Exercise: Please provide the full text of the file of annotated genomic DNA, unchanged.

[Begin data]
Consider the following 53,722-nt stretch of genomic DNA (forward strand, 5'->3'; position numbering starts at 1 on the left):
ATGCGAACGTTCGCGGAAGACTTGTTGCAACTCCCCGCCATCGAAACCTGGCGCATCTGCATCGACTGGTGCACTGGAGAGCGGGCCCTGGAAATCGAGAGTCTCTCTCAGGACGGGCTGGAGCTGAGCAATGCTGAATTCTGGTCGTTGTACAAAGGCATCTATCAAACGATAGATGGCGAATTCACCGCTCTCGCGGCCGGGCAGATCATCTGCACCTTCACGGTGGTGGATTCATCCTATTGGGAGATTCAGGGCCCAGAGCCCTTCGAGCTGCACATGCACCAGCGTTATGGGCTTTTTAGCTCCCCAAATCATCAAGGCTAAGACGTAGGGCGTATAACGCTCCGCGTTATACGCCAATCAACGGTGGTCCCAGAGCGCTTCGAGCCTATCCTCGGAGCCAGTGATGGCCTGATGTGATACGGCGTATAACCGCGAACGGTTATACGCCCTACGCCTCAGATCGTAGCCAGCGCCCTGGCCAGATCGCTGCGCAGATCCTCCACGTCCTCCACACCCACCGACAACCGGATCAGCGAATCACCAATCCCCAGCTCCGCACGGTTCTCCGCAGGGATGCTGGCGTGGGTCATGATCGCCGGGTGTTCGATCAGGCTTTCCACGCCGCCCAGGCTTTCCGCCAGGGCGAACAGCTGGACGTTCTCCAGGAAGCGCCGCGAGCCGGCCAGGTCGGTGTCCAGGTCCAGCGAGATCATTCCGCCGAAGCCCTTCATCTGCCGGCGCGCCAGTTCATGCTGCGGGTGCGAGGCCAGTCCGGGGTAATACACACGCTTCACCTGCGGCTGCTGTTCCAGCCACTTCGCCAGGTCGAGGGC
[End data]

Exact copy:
Consider the following 53,722-nt stretch of genomic DNA (forward strand, 5'->3'; position numbering starts at 1 on the left):
ATGCGAACGTTCGCGGAAGACTTGTTGCAACTCCCCGCCATCGAAACCTGGCGCATCTGCATCGACTGGTGCACTGGAGAGCGGGCCCTGGAAATCGAGAGTCTCTCTCAGGACGGGCTGGAGCTGAGCAATGCTGAATTCTGGTCGTTGTACAAAGGCATCTATCAAACGATAGATGGCGAATTCACCGCTCTCGCGGCCGGGCAGATCATCTGCACCTTCACGGTGGTGGATTCATCCTATTGGGAGATTCAGGGCCCAGAGCCCTTCGAGCTGCACATGCACCAGCGTTATGGGCTTTTTAGCTCCCCAAATCATCAAGGCTAAGACGTAGGGCGTATAACGCTCCGCGTTATACGCCAATCAACGGTGGTCCCAGAGCGCTTCGAGCCTATCCTCGGAGCCAGTGATGGCCTGATGTGATACGGCGTATAACCGCGAACGGTTATACGCCCTACGCCTCAGATCGTAGCCAGCGCCCTGGCCAGATCGCTGCGCAGATCCTCCACGTCCTCCACACCCACCGACAACCGGATCAGCGAATCACCAATCCCCAGCTCCGCACGGTTCTCCGCAGGGATGCTGGCGTGGGTCATGATCGCCGGGTGTTCGATCAGGCTTTCCACGCCGCCCAGGCTTTCCGCCAGGGCGAACAGCTGGACGTTCTCCAGGAAGCGCCGCGAGCCGGCCAGGTCGGTGTCCAGGTCCAGCGAGATCATTCCGCCGAAGCCCTTCATCTGCCGGCGCGCCAGTTCATGCTGCGGGTGCGAGGCCAGTCCGGGGTAATACACACGCTTCACCTGCGGCTGCTGTTCCAGCCACTTCGCCAGGTCGAGGGC